Mumbai: The admission process at Smt Kashibai Navale Medical College has been put to a halt until Maharashtra University of Health Sciences (MUHS), to which the medical college is affiliated to; till it receives a response from the medical college on the accusations of irregularities at the institute.
The varsity is also waiting for the recognition affirmation from the Medical Council of India (MCI) in regard to the medical college seats. The medical college runs under Sinhgad Technical Education Society’s (STES).
The halt comes after Dr KD Chavan, MUHS Registrar conducted a surprise inspection at the medical college based on the complaints received by medical students and parents alleging irregularities which apparently led to a major setback of medical students on the education front. The key reason for these irregularities is the financial crisis being faced by the Institute for a few years. Consequent to this issue, faculty opted for mass resignation leaving medical students with no classes.
Medical Dialogues had extensively reported about the monetary issues at one of the most sought-after private medical colleges in Maharashtra. A few years ago, nearly 50 per cent of the surgery department and most of the junior staff members resigned from the medical college, citing “non-payment” of salaries.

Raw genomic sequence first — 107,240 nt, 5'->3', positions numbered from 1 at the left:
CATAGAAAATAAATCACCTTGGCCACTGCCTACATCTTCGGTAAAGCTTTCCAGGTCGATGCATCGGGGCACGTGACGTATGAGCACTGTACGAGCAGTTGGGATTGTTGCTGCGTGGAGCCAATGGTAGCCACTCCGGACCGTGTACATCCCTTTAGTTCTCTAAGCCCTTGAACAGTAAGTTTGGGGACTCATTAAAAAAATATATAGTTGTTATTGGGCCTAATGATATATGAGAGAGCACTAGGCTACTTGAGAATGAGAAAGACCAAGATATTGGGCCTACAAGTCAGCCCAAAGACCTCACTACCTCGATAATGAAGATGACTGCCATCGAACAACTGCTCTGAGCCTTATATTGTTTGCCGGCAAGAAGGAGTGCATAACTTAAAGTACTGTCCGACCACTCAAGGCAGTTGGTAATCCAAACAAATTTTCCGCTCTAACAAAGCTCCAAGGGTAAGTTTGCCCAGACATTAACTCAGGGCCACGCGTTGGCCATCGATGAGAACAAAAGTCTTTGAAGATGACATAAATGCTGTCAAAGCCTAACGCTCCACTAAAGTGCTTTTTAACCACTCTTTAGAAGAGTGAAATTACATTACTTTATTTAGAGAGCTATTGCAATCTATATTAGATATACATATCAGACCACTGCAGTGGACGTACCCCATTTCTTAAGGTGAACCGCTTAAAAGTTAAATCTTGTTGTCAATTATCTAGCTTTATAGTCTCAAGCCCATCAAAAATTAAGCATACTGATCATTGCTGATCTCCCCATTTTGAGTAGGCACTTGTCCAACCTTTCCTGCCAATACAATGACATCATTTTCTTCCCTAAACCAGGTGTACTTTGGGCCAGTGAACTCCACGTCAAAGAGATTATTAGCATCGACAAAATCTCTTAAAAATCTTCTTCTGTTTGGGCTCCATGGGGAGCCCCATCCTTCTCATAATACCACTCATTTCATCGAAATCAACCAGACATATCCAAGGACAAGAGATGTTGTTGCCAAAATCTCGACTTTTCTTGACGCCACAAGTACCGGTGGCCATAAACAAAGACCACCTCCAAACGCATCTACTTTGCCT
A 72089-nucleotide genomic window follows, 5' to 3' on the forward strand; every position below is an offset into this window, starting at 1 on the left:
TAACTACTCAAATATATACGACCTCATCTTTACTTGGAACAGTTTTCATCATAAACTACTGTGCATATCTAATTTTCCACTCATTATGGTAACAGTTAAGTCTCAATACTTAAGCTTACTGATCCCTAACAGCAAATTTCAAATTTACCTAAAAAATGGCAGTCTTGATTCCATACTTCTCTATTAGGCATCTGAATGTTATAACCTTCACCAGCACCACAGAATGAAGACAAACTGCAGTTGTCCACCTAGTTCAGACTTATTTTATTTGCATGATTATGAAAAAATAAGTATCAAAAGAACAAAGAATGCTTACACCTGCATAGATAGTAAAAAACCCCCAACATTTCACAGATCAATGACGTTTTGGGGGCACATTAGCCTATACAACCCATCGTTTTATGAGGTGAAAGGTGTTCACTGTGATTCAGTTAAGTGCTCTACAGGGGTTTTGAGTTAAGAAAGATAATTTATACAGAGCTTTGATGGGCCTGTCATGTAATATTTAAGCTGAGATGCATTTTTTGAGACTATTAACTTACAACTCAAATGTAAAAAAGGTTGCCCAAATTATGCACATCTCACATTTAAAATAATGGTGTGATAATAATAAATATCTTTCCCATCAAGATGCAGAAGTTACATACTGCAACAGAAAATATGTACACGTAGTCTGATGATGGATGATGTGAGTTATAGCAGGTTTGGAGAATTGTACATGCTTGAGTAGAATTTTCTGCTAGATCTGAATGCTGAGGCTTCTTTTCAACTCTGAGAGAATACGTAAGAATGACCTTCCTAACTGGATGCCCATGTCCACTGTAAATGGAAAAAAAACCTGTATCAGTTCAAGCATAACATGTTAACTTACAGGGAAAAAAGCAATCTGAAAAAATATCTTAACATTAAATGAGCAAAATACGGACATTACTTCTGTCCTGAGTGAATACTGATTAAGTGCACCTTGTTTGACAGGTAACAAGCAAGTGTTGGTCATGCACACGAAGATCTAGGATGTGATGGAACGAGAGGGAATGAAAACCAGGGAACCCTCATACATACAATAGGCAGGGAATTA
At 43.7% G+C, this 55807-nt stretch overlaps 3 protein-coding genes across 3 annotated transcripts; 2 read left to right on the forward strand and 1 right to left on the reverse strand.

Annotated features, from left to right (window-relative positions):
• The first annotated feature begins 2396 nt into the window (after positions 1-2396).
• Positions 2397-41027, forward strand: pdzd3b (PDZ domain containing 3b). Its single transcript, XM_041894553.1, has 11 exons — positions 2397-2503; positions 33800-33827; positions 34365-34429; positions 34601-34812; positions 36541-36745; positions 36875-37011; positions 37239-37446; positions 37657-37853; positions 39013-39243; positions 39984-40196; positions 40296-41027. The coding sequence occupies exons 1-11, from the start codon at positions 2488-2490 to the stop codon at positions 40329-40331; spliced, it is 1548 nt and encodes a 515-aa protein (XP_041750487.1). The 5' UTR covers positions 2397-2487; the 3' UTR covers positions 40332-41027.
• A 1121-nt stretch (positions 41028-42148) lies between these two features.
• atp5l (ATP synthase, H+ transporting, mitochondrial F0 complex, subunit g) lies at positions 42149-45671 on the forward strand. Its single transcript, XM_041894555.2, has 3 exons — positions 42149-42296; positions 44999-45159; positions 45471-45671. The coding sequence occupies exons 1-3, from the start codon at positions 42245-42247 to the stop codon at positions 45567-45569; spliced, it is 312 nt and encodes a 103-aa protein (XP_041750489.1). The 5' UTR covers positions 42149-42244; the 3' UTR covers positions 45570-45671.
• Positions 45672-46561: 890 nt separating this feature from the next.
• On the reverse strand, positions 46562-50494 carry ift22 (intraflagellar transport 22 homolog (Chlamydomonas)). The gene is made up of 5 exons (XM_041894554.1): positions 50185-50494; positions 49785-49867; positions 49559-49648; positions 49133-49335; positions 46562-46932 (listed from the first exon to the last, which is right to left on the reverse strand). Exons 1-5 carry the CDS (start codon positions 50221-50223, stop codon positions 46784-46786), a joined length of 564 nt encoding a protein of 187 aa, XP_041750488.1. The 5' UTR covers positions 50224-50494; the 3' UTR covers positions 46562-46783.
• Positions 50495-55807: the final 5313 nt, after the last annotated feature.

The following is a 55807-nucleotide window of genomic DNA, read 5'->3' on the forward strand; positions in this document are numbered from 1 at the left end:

The delay in payment allegedly had started in 2017 when salaries were paid 2-3 months late. Later, on June 18, 2018, the teachers decided to go on a strike and refused to conduct lectures.
After this issue witnessed a little bit of a resolution, on December last year, the power of the hospital, attached with the medical college; was cut by the Maharashtra State Electricity Distribution Company Limited (MSEDCL). This drastic step was taken against the establishment in the face of an unpaid bill of a whopping Rs 1.66 crore.
With the power of the hospital being cut, the medical college experienced a major shutdown resulting in no lectures and a rejection of patients coming for treatment. The medical college administration did manage a few days with generators but there was no scope of clinical practice for medical students.
While professors stopped teaching and doctors stopped treatment, the students’ council moved the state government, Directorate of Medical Education and Research (DMER), MUHS and other government bodies complaining against the college management.
The matter which raised eyebrows of many of the affected parties is that the medical college charges the highest for MBBS course; still it has been unable to pay the stipends of the staff, resident doctors, PG students and doctors. UG students at the medical college pay annual fees of Rs 12 lakh, excluding for hostel and exams, and Post-Graduate students Rs 14 lakh annually.
Last month, the MUHS Registrar had conducted a surprise inspection at the medical college which revealed several discrepancies. The detailed discrepancies noted in the inspection report are mentioned below:
- There is lack of funds for payment of staff. Staff has not received payment. Teaching (September 2018) and non-teaching (July 2018), nursing (July 2018) postgraduate resident doctors (September 2018) and class 4 staff (July 18). Only Emergency patients are admitted in the casualty since 18 December 2018. Most of the wards of different departments are closed down due to lack of electricity Whole hospital and college building is functioning on the diesel Generator supply since 18 December 2018.